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The One Drug Problem We Keep Excusing

As an addictions counselor, I’m often asked by laypeople, which drug does the most damage? Folks always seem a little embarrassed and uncomfortable when I tell them the truth: alcohol. They will then explain (despite my not asking) how they drink occasionally but that it’s not a problem.

I’m always fascinated by that. If something is not a problem, why do you need to explain that it’s not a problem? Oh, right…because we know it’s unhealthy, has the potential to ruin lives, and that millions of Americans are addicted to it. This of course will never happen and you want to make sure I understand that you’re a responsible drug user.

Did you cringe as you read that?

Good. We have this insane vernacular for alcohol in our society. We distinguish it from all other drugs despite the fact that it is a drug and that it causes serious and chronic problems in our society.

– Alcohol kills more people in our country every year than any other substance – It causes more traffic accidents and fatalities than any other substance. – Alcohol and tobacco products vastly outnumber the health problems caused by all other drugs combined.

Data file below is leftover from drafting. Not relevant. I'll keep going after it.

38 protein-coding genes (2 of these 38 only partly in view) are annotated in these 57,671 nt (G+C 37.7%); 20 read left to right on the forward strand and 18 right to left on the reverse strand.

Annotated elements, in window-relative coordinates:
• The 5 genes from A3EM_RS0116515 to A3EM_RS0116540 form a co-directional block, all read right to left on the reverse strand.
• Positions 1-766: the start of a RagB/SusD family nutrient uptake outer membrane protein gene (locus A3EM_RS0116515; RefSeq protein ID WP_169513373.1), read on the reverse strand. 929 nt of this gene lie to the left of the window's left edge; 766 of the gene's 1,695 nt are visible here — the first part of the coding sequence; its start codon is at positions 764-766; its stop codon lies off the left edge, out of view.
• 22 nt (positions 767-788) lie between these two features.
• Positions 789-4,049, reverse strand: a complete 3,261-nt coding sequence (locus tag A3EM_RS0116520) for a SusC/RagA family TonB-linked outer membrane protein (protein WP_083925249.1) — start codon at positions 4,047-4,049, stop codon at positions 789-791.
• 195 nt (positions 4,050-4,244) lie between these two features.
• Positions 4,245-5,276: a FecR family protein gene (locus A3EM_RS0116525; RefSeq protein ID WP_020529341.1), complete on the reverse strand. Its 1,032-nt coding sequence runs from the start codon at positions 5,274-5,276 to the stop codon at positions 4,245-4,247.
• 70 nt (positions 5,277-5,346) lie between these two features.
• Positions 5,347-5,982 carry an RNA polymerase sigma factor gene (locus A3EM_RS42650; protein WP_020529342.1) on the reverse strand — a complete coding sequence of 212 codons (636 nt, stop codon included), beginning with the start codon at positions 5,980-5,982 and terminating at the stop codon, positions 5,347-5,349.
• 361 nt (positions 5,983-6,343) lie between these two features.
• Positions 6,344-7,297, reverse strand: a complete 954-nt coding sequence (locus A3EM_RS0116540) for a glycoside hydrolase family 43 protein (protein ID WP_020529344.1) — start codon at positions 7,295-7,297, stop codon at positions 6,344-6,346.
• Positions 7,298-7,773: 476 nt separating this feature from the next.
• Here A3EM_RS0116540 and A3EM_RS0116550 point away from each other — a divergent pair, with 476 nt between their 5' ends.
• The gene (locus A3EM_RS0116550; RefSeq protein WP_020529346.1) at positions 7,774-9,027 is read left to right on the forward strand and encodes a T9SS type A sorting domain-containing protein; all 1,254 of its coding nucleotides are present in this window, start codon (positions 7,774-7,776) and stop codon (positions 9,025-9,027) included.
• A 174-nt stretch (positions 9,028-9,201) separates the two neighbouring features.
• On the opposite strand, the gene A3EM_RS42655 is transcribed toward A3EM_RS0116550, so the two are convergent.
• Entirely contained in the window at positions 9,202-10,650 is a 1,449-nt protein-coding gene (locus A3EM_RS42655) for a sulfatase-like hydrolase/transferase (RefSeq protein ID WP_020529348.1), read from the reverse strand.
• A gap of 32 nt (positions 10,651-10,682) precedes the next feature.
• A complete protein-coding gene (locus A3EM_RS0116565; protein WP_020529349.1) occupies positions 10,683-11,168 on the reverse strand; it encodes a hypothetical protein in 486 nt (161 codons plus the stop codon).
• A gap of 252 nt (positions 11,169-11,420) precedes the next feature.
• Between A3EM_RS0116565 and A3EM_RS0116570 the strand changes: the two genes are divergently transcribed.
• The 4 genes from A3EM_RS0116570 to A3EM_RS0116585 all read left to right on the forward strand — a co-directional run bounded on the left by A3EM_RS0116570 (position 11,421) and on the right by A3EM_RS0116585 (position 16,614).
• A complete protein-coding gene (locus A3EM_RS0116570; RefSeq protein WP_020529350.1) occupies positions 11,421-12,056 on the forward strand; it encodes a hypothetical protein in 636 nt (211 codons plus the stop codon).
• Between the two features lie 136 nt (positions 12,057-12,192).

Yet, it’s important to drink. It’s not just socially celebrated, it’s expected that adults imbibe at least occasionally. Alcohol is unique in that it’s the only drug that adults both feel socially pressured to partake in and will be asked to explain why they abstain if they so choose.

Why don’t I drink? What a fascinating question! Why don’t you join me for a cigarette? Because that’s unhealthy for you? It’s as simple as this – I enjoy the effects of nicotine and caffeine and I don’t enjoy the effects of alcohol. (Please notice that I’m not explaining or justifying why it’s ok for me to chain smoke and swill Red Bull. It’s incredibly unhealthy and yet I knowingly choose to continue).

I read Scott Gagnon’s blog this morning in which he presents a number of concerns regarding how legalizing marijuana carries the side effect of “normalization of self-medicating with recreational drugs.” Scott presents a fair argument regarding his concerns over self medicating but fails to note that we’ve been doing this with alcohol and other substances for hundreds of years.

A quote from the Drew Carey Show came to mind: “Oh you hate your job? Oh my God, why didn’t you say so? You know there’s a support group for that. It’s called EVERYBODY. They meet at the bar!”

Self medicating is done in countless ways. It’s simply a matter of how you conceptualize it. We use a myriad of substances and experiences to self medicate. We use sex, sugar/food, work, money, caffeine, status, nicotine and adrenaline to alter our mood and perception.

I’m not downplaying anyone’s concerns about other drugs. I’m simply continuously struck by our denial, defensiveness and celebration of alcohol. It’s a drug. Let’s stop pretending that it’s not self medicating with a substance.

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